Castle Pines' new city manager, Don Van Wormer, hastily put together in two weeks a proposed $4.2 million 2014 budget that would give the city's four employees under him a 3 percent raise.
He told the News-Press recently there probably will be changes before the budget's formal presentation to council on Oct. 22, but currently he's proposing spending everything but about $24,000 the town gets in revenues, because he's comfortable with the eight months of operating funds, about $2.8 million, the city is carrying in its reserve fund.
In a written statement that accompanied the proposed budget, Van Wormer wrote that “the city has done an excellent job the past few years building cash reserves to utilize in case of unanticipated expenditures or shortfalls in revenues.”
Van Wormer, recently manager for Monte Vista, said in some towns he has managed, the reserve funds have been much less, as little as four months.
He said the current reserve fund of eight months is more than adequate, but it's expected to increase considerably at the end of October when The Canyons development is expected to pay $1 million in accordance with conditions of its 2009 annexation and zoning agreement.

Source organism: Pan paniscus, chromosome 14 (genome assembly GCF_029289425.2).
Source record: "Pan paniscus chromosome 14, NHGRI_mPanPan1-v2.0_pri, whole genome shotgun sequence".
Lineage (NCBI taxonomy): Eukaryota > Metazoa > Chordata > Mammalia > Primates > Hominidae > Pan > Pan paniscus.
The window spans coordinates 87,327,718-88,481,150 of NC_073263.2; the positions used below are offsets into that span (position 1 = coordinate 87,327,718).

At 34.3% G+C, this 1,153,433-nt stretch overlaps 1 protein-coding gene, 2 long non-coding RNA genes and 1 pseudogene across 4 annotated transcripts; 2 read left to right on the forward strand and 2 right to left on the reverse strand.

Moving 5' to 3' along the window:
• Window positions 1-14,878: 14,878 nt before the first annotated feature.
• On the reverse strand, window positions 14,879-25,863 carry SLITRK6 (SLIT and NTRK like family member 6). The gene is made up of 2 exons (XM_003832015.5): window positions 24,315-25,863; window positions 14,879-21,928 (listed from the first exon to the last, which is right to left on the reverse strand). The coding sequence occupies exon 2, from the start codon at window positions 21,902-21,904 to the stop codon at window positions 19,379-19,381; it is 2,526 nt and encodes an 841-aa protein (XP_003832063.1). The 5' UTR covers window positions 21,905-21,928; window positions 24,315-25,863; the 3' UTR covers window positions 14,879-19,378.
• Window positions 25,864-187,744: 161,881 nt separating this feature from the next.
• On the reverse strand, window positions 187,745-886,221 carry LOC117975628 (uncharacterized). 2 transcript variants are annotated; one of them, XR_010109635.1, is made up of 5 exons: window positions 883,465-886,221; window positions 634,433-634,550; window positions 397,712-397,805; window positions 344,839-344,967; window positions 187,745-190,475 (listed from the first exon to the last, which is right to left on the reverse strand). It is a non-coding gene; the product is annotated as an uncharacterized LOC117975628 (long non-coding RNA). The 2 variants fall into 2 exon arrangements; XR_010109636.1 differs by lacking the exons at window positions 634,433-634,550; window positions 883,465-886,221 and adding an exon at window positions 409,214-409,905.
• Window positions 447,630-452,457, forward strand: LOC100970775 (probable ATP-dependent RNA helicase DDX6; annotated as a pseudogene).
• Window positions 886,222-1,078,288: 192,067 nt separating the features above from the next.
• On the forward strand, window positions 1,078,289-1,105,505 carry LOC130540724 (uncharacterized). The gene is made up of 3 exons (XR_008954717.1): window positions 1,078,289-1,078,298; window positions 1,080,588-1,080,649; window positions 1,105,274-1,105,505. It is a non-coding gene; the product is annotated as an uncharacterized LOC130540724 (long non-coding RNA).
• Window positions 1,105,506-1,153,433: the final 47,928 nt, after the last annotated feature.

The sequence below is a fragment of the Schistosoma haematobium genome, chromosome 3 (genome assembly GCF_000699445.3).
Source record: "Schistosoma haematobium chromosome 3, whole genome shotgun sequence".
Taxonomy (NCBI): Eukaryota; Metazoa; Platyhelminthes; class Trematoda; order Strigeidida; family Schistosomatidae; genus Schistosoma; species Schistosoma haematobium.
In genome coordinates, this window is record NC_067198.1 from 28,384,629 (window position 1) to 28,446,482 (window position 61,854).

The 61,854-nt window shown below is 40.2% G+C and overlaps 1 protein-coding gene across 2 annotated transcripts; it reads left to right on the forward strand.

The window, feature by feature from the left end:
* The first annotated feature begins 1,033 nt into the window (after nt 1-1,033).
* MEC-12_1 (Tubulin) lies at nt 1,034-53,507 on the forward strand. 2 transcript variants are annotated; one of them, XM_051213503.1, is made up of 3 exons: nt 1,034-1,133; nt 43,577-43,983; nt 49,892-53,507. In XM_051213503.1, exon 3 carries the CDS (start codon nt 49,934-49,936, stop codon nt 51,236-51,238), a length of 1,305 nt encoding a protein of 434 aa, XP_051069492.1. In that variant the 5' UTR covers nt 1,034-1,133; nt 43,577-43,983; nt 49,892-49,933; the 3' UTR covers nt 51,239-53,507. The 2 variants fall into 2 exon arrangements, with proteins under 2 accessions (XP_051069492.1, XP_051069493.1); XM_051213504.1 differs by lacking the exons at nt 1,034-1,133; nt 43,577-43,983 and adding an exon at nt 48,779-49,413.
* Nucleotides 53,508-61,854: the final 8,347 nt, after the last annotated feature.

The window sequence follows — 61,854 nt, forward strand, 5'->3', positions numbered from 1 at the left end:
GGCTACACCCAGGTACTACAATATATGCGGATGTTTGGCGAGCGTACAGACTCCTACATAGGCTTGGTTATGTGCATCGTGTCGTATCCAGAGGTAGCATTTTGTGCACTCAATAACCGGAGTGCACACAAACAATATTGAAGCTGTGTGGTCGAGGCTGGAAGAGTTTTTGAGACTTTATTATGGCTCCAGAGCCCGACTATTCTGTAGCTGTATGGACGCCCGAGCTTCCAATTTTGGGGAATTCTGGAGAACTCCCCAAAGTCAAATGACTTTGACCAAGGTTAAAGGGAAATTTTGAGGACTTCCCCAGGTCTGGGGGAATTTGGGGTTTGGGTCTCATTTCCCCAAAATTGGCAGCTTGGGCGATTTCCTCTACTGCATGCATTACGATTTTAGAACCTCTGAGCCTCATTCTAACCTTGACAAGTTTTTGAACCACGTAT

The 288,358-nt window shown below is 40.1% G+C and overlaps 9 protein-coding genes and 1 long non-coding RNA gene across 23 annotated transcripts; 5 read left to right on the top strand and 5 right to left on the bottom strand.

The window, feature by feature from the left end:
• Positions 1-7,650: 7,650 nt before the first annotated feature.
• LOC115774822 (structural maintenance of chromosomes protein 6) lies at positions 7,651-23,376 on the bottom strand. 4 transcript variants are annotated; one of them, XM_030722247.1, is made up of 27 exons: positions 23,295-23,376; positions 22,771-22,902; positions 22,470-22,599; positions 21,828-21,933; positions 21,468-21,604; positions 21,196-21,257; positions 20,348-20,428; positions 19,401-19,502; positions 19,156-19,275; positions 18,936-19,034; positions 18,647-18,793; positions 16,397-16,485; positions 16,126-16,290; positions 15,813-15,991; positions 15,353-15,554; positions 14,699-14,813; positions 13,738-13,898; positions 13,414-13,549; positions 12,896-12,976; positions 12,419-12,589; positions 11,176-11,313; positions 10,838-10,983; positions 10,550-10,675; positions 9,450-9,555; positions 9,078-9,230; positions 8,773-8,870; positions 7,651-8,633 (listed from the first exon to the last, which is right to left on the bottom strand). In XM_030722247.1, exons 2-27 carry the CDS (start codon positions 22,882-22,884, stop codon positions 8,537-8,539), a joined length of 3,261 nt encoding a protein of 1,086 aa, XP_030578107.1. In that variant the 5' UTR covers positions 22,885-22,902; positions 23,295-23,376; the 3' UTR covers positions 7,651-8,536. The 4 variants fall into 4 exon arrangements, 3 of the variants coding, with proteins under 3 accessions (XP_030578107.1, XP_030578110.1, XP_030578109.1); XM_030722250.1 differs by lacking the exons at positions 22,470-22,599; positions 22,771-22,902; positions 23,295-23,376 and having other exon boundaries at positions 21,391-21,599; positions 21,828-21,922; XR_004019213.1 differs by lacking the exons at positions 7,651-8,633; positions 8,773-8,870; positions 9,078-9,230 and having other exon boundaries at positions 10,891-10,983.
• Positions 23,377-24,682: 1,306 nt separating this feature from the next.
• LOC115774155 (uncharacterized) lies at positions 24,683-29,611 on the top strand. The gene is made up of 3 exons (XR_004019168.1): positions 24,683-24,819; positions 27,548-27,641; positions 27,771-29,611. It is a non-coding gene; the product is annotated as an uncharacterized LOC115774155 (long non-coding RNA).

Van Wormer said that will mean the city reserve fund will be at $3.8 million — giving the city about a year's operating funds in reserves, an even better cushion.
Van Wormer said additional expenses next year include a $6,000 increase in the city offices' lease and possibly about $300,000 more for road repairs.
He said sales tax revenues are expected to remain relatively flat, and without additional revenues, the additional expenses are possible because of some belt-tightening in departments and juggling funds.
It appeared much of the juggling was in the contingency line item, which last year had $508,000 in it, and in the proposed budget just has $126,000 in it — enough to cover the 3 percent in revenues that state law requires be reserved for the TABOR emergency fund.
Van Wormer said he would try to provide further clarification about the contingency change, but he couldn't be reach by deadline.
Van Wormer has given the proposed budget to council members to study and he will make a formal presentation at the next council meeting, which begins at 6 p.m. Oct. 22.